IT’S beginning to look a lot like Christmas 2020 at the services on the M62. An exchange of presents is taking place in the rain, bags being moved between cars. A grandfather stoops into his boot and lifts something out.
I have parked here after swapping presents at my father’s house nearby, staying only five minutes as he’s 88, vulnerable and worried about the new strain of Covid-19.
The plan had been for a coffee and a chat with my dad and his wife, lunch at my mother’s in Knutsford, then staying the night before driving home for Christmas Eve. Boris Johnson kiboshed that by cutting Christmas from five days to one in his last-minute special offer.
That’s why I’m sitting in the car in the rain, listening to Keith Jarrett being a piano wizard. The CD is The Koln Concert, recorded in 1975 but new to me. This reminds me of another pianist I love, a Cuban whose name is just out of reach. I’ve seen him twice and have three or four of his CDs; how can that name just disappear?
After a while my mother and her partner turn up in their car, with bags of presents to swap for the bags of presents in my boot. We go inside for a coffee. It’s a Costa, enough to sink the heart of a coffee snob, but the cappuccino isn’t that bad, and it’s a comfort to sit and chat. Not as good as lunch in their house and drinking wine in the evening, but even in dismal surroundings the chat lifts things, in the way family chat does if you are lucky.
We talk about this and that, touching on why it’s a relief my brother didn’t come over from Hong Kong for Christmas, as planned. He’d have been quarantined halfway to next Christmas if he had. We touch also on my other brother, who lives in Barnsley, generally a less troublesome location and mostly without the geopolitical complications.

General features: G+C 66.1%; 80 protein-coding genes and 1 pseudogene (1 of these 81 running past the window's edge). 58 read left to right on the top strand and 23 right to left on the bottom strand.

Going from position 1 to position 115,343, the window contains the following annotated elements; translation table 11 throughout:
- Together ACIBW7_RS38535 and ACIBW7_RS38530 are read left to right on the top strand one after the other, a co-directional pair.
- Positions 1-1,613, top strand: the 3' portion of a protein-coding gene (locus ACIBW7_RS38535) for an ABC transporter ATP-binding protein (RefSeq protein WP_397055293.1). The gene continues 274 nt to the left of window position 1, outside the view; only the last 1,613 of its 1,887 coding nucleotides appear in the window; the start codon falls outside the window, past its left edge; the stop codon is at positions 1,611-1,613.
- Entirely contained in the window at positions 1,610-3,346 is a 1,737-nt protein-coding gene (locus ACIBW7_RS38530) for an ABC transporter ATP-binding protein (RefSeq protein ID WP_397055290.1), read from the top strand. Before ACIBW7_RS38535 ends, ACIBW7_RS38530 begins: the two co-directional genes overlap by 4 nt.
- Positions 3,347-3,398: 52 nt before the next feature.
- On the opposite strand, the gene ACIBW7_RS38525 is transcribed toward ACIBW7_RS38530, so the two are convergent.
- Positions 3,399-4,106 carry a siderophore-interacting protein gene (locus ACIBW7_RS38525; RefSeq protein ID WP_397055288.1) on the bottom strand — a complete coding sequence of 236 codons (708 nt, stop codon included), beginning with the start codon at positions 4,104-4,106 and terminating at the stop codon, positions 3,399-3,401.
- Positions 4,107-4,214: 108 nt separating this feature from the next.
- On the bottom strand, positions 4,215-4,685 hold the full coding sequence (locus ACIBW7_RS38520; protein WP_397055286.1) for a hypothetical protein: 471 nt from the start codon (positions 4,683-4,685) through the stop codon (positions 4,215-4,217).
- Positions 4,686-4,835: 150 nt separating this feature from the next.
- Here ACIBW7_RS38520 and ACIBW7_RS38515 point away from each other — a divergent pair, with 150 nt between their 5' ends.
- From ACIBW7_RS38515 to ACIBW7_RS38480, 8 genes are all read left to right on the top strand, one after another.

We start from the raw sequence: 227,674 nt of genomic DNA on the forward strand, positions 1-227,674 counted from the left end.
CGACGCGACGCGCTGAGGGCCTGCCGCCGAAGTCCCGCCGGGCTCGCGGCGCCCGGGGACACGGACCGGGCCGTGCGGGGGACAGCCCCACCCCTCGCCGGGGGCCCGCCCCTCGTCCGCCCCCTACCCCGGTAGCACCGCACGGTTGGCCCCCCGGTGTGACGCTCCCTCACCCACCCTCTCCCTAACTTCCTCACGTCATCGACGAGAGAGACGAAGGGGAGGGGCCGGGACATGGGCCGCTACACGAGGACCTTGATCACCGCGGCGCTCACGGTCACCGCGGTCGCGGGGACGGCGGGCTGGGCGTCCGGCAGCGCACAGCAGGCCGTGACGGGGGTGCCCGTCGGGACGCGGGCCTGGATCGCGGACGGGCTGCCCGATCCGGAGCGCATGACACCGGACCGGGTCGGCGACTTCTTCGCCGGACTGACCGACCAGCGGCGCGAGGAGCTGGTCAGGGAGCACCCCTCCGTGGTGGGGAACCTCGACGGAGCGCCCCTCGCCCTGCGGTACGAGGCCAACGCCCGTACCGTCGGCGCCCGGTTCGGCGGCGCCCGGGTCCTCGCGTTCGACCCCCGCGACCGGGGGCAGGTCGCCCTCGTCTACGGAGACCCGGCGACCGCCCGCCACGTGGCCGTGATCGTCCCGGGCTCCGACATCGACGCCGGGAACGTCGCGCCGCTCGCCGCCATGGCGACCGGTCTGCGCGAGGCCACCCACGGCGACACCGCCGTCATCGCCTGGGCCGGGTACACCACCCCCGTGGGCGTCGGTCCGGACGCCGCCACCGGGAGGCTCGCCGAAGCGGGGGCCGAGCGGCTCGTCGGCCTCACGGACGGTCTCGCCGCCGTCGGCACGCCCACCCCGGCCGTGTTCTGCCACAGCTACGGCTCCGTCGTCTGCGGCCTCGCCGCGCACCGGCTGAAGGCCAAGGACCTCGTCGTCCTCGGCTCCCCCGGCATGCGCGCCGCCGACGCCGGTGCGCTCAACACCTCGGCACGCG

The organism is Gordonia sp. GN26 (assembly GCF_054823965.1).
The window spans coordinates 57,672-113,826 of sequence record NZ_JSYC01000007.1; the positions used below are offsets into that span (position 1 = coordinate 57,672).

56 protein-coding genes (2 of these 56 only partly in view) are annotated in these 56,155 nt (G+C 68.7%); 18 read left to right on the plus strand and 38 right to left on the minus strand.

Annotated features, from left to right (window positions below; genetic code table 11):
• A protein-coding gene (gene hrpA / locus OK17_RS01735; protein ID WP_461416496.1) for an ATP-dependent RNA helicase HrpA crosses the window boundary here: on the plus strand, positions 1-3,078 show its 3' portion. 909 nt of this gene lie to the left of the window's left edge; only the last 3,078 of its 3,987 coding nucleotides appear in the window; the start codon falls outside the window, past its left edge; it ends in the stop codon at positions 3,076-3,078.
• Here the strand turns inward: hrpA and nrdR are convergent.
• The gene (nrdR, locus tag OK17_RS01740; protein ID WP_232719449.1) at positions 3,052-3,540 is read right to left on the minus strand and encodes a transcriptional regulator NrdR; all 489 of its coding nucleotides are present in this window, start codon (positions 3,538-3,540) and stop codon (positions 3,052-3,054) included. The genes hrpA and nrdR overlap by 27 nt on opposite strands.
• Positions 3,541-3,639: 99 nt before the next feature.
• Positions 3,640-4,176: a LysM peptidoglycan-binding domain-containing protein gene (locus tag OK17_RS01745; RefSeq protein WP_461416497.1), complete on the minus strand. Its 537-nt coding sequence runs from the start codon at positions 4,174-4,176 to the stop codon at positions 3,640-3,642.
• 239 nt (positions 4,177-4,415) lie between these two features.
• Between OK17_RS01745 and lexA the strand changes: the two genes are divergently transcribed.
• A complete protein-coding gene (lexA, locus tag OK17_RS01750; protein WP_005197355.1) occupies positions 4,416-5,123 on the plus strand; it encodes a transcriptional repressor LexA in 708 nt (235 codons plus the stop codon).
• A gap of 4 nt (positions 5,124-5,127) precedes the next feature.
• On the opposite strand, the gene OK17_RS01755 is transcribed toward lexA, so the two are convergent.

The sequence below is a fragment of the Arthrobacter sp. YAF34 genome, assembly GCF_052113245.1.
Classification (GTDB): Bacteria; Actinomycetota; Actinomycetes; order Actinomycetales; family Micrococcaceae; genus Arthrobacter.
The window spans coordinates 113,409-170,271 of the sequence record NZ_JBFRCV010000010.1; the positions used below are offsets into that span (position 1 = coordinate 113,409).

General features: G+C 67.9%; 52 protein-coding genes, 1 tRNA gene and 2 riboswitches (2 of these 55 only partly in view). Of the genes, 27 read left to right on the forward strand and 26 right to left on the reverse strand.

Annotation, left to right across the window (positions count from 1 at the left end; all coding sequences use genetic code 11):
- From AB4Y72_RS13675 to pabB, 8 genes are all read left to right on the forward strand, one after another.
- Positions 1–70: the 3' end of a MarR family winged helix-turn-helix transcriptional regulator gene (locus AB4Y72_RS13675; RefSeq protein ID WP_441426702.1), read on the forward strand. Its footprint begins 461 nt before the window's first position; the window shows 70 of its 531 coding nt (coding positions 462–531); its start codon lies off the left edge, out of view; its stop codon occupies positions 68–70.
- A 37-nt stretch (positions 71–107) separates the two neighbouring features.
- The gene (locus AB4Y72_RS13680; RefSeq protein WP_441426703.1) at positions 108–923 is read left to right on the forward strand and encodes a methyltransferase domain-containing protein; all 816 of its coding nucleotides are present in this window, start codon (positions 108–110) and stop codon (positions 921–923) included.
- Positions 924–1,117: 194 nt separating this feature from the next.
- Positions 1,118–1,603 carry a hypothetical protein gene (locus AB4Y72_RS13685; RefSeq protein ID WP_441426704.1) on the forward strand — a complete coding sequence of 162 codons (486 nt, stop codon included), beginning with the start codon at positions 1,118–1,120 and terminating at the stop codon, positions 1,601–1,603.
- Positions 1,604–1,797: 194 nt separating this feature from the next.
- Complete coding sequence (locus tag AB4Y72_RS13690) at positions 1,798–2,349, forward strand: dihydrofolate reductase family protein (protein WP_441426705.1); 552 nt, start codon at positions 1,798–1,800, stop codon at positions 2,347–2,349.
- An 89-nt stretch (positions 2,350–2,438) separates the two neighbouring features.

Now we are outside in the rain, swapping presents as that family had done earlier. An icy wind is lending a hand to the rain, so the parting is swift, nudged elbows with my mum’s partner, a sort of fist-bump instead of a hug with my mother.
It doesn’t stop raining on the way home. Never mind driving home for Christmas, how about shuttling across the M62 in a sideways gale. The wind off Saddleworth always seems to come from the side. That farm stuck between motorway lanes like a traffic island is barely visible today.
The Keith Jarrett CD is back at its beginning, so I switch to the news on BBC Radio 4. Thousands of lorry drivers are stuck in Kent, desperate to get home; some are shouting at the police. It’s a spectacular mess all round. They’re not all in Kent though, as plenty are on the M62, spraying water everywhere.
Back home I unload the presents and my daughter the teacher arranges them neatly around the tree.
Before switching the kettle on, I go to the CD rack. Ah, yes, Roberto Fonseca – glad to put a lens on that mental blind spot.
Now I am writing this by the light of the Christmas tree and it does feel a bit like Christmas. Everyone is making strange accommodations this year. If I were a vicar appearing on Thought for The Day, I would probably point out that Christmas began with strange accommodations in that manger in Bethlehem.
But I’m not, so I won’t.